Our motives are as important as our actions. Although we may be cautious to avoid doing the wrong things, it is also possible to do seemingly right things for the wrong reasons. From God’s perspective, why we do things is as important as what we do. “All a man’s ways seem innocent to him, but motives are weighed by the Lord” (Proverbs 16:2). Who can say, ‘I have kept my heart pure; I am clean and without sin’?” (Proverbs 20:9).

Sound, trusted counsel can safeguard against a deceiving heart. As Don did above, soliciting the counsel of friends who care about us and are honest to point out problems can protect us from misguided judgment. “For lack of guidance a nation falls, but many advisers make victory sure” (Proverbs 11:14). “The way of a fool seems right to him, but a wise man listens to advice” (Proverbs 12:15).

It takes wisdom to be willing to accept counsel contrary to what we want to hear. We all have wrong motives at times. A wise leader seeks and listens to discerning advisors. “Deceit is in the heart of those who devise evil, but counselors of peace have joy” (Proverbs 12:20)

Copyright 2021, Unconventional Business Network. Adapted with permission from “UBN Integrity Moments”, a commentary on faith at work issues. Visit www.unconventionalbusiness.org  for more info. UBN is a faith at work ministry serving the international small business community.

Reflection/Discussion Questions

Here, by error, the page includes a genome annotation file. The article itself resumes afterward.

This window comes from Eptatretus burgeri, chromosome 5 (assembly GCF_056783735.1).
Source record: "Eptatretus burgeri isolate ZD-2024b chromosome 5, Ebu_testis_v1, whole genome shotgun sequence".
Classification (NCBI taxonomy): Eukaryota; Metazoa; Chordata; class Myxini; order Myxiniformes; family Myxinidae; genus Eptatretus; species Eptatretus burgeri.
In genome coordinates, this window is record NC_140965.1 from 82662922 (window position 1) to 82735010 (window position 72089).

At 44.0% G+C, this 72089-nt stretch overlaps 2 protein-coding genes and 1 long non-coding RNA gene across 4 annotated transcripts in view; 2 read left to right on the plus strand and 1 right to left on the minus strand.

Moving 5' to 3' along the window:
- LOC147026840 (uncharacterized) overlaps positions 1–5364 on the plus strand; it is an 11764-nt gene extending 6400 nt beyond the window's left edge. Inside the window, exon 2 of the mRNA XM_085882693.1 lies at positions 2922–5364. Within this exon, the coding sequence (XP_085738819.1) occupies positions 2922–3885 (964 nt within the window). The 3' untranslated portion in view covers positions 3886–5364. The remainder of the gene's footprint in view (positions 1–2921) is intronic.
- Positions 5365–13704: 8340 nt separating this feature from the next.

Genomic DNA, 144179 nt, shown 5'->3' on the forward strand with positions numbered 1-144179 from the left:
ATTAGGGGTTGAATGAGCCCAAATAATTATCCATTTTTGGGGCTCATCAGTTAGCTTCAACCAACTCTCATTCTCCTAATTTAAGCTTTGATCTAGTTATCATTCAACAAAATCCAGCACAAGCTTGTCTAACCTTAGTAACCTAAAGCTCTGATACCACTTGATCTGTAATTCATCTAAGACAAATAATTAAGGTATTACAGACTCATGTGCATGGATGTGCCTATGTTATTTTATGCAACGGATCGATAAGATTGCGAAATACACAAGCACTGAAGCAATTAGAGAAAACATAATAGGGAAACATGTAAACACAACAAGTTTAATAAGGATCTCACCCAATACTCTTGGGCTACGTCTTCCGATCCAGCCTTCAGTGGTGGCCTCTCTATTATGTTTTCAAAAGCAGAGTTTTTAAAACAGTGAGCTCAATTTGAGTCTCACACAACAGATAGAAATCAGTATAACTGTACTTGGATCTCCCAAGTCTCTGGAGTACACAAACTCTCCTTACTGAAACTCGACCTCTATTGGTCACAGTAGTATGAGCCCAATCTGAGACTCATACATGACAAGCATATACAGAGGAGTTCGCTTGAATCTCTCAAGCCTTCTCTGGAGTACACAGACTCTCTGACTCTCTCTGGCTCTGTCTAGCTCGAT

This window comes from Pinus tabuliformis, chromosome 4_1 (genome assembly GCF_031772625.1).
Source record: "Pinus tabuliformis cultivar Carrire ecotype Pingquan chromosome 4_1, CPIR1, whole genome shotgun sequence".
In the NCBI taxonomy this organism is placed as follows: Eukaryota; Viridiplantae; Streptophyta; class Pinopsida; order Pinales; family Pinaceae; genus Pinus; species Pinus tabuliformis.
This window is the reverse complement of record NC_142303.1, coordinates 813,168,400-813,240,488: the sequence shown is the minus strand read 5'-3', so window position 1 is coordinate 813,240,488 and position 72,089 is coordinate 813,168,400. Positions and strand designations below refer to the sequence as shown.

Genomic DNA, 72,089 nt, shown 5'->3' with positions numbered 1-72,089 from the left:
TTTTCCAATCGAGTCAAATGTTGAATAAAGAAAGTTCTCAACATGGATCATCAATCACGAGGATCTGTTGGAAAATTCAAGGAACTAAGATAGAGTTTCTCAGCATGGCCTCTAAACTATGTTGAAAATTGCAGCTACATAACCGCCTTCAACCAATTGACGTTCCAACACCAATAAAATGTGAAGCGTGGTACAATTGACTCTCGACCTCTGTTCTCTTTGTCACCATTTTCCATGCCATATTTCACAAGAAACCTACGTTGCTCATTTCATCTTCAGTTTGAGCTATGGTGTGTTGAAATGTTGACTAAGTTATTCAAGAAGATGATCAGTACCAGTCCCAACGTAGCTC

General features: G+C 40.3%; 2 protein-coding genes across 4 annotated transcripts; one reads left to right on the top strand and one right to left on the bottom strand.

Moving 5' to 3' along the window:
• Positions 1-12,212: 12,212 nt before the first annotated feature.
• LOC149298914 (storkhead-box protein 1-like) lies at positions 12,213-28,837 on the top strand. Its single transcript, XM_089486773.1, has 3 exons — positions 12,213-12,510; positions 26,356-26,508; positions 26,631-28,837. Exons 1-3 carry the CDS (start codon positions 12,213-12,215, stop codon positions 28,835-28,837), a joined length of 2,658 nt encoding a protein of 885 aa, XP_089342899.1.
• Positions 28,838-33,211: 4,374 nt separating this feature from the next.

1. Have you ever had an experience of determining a course of action, only to have someone question your decision – or even your motivations, as was the case with Don? If so, what was that situation? Did it result in your reconsidering your plans or even changing them?
  2. Why is it so difficult to seek the counsel of others once a decision has been made, and even to listen when the advice being given runs counter to what we would like to hear?  
  3. All this talk about motives and motivations – why do they even matter? Is it not enough to pursue profit and success, at any cost? Why or why not?
  4. How does a person determine whom they should go to for counsel and advice? Can you think of any specific traits to look for in wise counselors?

NOTE: If you have a Bible and would like to read more, consider the following passages: Proverbs 12:5, 13:1, 15:22, 19:20,27, 20:18, 21:2, 27:19, 28:14; Mark 7:20-23; Romans 1:21